The English statesman Sidney Godolphin, 1st Earl of Godolphin (1645-1712), was head of the Treasury during the first great 18th-century war against France and successfully financed the most costly military and naval operations undertaken by England to that time.
Younger son of an old Cornish family, Sidney Godolphin was born about June 15, 1645. While a young man he served in the royal household, on two diplomatic missions, and as a member of Parliament before finding his real vocation at the Treasury. He was given a peerage by Charles II in 1684, and Charles relied on him during the last years of his reign. "Sidney is never in the way," he said, "and never out of the way."
During the reign of James II, which followed that of Charles, Godolphin was overshadowed by that king's Catholic advisers. He was, however, one of the last to desert James II, who was deposed during the Glorious Revolution of 1688. James's Dutch successor, William III, also recognized Godolphin's ability and twice made him head of the Treasury (1690-1696, 1700-1701). The Godolphin and Marlborough families had great influence with Princess Anne, the heiress to the throne, and in 1698 Godolphin's son was married to Lord Marlborough's daughter.
Soon after Anne became queen (1702), England plunged into war with France. The Queen placed Marlborough in charge of the war and Godolphin at the head of the Treasury, where he had the important task of financing Marlborough's campaigns. Relying on long-term borrowing, he successfully found ways and means to conduct a long and successful war without endangering the government's credit—a notable achievement. He was also a leader in negotiating the Treaty of Union with Scotland, whereby that country became an integral part of the new United Kingdom of Great Britain (1707).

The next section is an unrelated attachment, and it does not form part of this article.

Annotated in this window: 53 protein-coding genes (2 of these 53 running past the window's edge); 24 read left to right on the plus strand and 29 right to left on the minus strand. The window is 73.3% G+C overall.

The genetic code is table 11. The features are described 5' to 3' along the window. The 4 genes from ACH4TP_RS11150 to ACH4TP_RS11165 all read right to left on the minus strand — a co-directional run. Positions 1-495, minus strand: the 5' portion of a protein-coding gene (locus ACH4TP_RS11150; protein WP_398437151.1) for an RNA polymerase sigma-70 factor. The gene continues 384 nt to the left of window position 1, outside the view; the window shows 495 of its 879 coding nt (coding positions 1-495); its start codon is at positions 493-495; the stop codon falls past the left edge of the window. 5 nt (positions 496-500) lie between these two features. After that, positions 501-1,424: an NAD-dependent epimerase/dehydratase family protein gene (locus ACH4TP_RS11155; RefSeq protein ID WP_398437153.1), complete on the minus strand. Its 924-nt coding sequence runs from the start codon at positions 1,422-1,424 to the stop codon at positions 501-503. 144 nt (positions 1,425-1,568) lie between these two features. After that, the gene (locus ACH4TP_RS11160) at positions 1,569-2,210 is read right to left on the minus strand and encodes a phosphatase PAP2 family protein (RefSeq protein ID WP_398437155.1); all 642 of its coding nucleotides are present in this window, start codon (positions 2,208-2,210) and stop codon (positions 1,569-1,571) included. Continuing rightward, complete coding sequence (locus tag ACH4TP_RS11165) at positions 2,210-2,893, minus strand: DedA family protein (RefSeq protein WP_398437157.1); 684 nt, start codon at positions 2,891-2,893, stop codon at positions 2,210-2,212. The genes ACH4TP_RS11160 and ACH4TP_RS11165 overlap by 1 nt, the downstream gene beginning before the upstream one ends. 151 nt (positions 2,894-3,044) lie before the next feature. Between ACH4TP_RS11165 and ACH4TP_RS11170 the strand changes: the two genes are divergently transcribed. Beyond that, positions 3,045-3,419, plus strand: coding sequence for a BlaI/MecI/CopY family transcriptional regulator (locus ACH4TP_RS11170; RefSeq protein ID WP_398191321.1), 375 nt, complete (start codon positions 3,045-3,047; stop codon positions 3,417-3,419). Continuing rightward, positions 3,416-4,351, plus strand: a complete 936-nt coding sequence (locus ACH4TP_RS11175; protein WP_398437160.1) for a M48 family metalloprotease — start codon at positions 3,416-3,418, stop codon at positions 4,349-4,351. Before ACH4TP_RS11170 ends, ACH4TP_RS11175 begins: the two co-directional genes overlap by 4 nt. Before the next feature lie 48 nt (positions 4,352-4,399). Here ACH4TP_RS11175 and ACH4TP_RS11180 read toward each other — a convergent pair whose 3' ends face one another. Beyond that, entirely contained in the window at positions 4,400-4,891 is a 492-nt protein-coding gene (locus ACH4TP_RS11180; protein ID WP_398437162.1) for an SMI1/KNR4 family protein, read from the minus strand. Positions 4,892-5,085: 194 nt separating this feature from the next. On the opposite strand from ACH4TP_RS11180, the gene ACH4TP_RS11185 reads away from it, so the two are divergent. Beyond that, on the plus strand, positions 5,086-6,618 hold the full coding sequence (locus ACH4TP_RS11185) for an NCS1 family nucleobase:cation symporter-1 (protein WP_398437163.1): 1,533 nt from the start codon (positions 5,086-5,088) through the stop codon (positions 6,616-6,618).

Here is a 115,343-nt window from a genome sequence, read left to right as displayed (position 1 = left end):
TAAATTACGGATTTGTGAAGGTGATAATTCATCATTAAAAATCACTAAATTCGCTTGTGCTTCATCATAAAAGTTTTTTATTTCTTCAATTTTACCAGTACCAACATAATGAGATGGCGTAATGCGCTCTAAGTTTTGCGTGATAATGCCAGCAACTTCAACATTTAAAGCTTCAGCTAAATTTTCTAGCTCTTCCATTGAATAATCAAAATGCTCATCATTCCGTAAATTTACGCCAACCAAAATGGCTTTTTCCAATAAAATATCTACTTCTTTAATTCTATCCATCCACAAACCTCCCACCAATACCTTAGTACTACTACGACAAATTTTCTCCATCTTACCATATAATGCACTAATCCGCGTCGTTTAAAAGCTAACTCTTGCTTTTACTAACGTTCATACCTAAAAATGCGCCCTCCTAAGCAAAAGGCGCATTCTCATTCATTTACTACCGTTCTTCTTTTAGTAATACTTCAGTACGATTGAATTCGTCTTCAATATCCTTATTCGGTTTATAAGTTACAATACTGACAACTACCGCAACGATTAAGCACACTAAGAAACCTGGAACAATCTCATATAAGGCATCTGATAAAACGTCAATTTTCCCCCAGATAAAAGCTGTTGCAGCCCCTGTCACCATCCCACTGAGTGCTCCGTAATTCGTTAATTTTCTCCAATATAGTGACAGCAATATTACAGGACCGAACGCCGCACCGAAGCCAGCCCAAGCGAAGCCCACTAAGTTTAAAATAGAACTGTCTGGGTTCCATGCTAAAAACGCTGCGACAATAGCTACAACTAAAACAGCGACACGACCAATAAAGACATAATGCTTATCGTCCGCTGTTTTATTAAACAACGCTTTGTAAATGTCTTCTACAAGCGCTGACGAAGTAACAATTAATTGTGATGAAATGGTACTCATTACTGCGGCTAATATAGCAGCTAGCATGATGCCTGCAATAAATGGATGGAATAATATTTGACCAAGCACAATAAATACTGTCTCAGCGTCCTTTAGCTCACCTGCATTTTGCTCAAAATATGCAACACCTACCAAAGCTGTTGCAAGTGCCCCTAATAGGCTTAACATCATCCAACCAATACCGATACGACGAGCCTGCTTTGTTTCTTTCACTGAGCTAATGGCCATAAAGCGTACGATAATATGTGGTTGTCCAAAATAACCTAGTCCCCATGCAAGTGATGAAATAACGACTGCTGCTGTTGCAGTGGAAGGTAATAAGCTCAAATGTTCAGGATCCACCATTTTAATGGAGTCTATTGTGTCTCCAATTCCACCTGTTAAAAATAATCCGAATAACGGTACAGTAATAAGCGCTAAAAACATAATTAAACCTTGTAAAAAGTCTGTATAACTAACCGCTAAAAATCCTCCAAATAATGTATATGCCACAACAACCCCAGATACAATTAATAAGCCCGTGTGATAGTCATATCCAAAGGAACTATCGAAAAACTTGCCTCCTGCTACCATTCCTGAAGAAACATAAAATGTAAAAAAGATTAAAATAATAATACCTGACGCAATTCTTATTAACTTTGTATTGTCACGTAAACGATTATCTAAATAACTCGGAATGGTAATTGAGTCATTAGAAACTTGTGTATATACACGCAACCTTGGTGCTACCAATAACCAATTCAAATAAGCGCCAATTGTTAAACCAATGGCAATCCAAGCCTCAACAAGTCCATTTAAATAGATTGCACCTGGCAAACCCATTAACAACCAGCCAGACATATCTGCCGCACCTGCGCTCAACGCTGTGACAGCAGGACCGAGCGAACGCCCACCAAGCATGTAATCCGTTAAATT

Godolphin was less successful as a politician. Known as a churchman and Tory in previous reigns, he was forced to break with the Tories over the conduct of the war. As he relied more heavily on the Whigs, with their support among Nonconformists and the commercial and financial interests, he lost the support of his Church and Tory associates. Eventually he was forced to break with his most useful political associate, Robert Harley, Speaker of the House of Commons and later secretary of state. Disliking Godolphin's growing alliance with the Whigs, Harley schemed to supplant the Marlborough-Godolphin administration with one of his own. He finally succeeded, using his influence with the Queen and profiting from general discontent over the prolonging of the war. Godolphin, who had been made an earl in 1706, was dismissed in August 1710. Two years later, on Sept. 15, 1712, he died at the London home of his friend Marlborough.
Sir Tresham Lever, Godolphin: His Life and Times (1952), a biography, is not adequate on the financial aspects or on the party politics of the period. P. G. M. Dickson, The Financial Revolution in England (1967), is excellent. Robert Walcott, English Politics in the Early Eighteenth Century (1956), and Geoffrey Holmes, British Politics in the Age of Anne (1967), cover party politics from contrasting viewpoints. Many of Godolphin's letters to Marlborough are printed in William Coxe, Memoirs of John, Duke of Marlborough (3 vols., 1818-1819; 2d ed., 6 vols., 1820).
Dickinson, William Calvin, Sidney Godolphin, Lord Treasurer, 1702-1710, Lewiston: E. Mellen Press, 1990.
Sundstrom, Roy A., Sidney Godolphin: servant of the state, Newark: University of Delaware Press; London: Associated University Presses, 1992.